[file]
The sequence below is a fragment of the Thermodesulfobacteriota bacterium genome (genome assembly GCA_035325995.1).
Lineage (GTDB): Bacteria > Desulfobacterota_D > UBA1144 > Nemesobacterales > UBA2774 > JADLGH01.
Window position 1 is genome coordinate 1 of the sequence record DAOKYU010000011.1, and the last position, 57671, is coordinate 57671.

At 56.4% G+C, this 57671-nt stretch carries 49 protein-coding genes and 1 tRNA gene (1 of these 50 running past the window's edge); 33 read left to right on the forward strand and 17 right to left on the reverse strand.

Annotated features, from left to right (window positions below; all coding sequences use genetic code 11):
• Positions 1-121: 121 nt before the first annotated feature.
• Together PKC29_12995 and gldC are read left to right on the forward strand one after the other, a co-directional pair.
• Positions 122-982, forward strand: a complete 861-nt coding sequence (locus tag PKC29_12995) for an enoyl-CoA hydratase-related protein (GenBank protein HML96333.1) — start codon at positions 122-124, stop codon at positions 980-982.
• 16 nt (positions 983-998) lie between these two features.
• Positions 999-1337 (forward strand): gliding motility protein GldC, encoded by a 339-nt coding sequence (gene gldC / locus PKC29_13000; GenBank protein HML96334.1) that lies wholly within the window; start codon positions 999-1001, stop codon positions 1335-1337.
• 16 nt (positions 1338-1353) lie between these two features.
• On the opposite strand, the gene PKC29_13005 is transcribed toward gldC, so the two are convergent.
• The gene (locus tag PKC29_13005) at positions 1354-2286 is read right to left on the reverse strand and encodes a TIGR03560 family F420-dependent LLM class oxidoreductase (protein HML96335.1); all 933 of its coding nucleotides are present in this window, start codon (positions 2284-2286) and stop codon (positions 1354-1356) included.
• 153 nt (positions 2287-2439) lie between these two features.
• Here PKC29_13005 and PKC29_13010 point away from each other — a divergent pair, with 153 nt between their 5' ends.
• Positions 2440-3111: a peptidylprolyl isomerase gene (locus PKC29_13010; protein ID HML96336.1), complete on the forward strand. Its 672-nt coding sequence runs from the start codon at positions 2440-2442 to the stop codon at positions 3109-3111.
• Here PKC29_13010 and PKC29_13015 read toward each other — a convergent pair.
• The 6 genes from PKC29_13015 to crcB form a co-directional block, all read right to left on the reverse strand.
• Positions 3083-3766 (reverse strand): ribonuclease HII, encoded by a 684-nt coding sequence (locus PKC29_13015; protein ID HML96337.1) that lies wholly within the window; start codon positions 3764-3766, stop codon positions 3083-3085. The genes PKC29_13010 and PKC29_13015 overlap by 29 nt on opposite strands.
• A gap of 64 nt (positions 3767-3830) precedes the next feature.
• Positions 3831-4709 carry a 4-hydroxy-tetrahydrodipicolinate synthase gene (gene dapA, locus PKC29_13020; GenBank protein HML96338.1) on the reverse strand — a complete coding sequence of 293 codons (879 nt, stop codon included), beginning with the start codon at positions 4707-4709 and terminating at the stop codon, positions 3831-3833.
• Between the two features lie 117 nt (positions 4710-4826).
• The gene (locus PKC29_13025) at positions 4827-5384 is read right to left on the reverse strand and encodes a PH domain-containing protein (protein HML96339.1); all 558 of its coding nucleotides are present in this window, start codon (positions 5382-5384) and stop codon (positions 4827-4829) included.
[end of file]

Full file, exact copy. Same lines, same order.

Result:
The sequence below is a fragment of the Thermodesulfobacteriota bacterium genome (genome assembly GCA_035325995.1).
Lineage (GTDB): Bacteria > Desulfobacterota_D > UBA1144 > Nemesobacterales > UBA2774 > JADLGH01.
Window position 1 is genome coordinate 1 of the sequence record DAOKYU010000011.1, and the last position, 57671, is coordinate 57671.

At 56.4% G+C, this 57671-nt stretch carries 49 protein-coding genes and 1 tRNA gene (1 of these 50 running past the window's edge); 33 read left to right on the forward strand and 17 right to left on the reverse strand.

Annotated features, from left to right (window positions below; all coding sequences use genetic code 11):
• Positions 1-121: 121 nt before the first annotated feature.
• Together PKC29_12995 and gldC are read left to right on the forward strand one after the other, a co-directional pair.
• Positions 122-982, forward strand: a complete 861-nt coding sequence (locus tag PKC29_12995) for an enoyl-CoA hydratase-related protein (GenBank protein HML96333.1) — start codon at positions 122-124, stop codon at positions 980-982.
• 16 nt (positions 983-998) lie between these two features.
• Positions 999-1337 (forward strand): gliding motility protein GldC, encoded by a 339-nt coding sequence (gene gldC / locus PKC29_13000; GenBank protein HML96334.1) that lies wholly within the window; start codon positions 999-1001, stop codon positions 1335-1337.
• 16 nt (positions 1338-1353) lie between these two features.
• On the opposite strand, the gene PKC29_13005 is transcribed toward gldC, so the two are convergent.
• The gene (locus tag PKC29_13005) at positions 1354-2286 is read right to left on the reverse strand and encodes a TIGR03560 family F420-dependent LLM class oxidoreductase (protein HML96335.1); all 933 of its coding nucleotides are present in this window, start codon (positions 2284-2286) and stop codon (positions 1354-1356) included.
• 153 nt (positions 2287-2439) lie between these two features.
• Here PKC29_13005 and PKC29_13010 point away from each other — a divergent pair, with 153 nt between their 5' ends.
• Positions 2440-3111: a peptidylprolyl isomerase gene (locus PKC29_13010; protein ID HML96336.1), complete on the forward strand. Its 672-nt coding sequence runs from the start codon at positions 2440-2442 to the stop codon at positions 3109-3111.
• Here PKC29_13010 and PKC29_13015 read toward each other — a convergent pair.
• The 6 genes from PKC29_13015 to crcB form a co-directional block, all read right to left on the reverse strand.
• Positions 3083-3766 (reverse strand): ribonuclease HII, encoded by a 684-nt coding sequence (locus PKC29_13015; protein ID HML96337.1) that lies wholly within the window; start codon positions 3764-3766, stop codon positions 3083-3085. The genes PKC29_13010 and PKC29_13015 overlap by 29 nt on opposite strands.
• A gap of 64 nt (positions 3767-3830) precedes the next feature.
• Positions 3831-4709 carry a 4-hydroxy-tetrahydrodipicolinate synthase gene (gene dapA, locus PKC29_13020; GenBank protein HML96338.1) on the reverse strand — a complete coding sequence of 293 codons (879 nt, stop codon included), beginning with the start codon at positions 4707-4709 and terminating at the stop codon, positions 3831-3833.
• Between the two features lie 117 nt (positions 4710-4826).
• The gene (locus PKC29_13025) at positions 4827-5384 is read right to left on the reverse strand and encodes a PH domain-containing protein (protein HML96339.1); all 558 of its coding nucleotides are present in this window, start codon (positions 5382-5384) and stop codon (positions 4827-4829) included.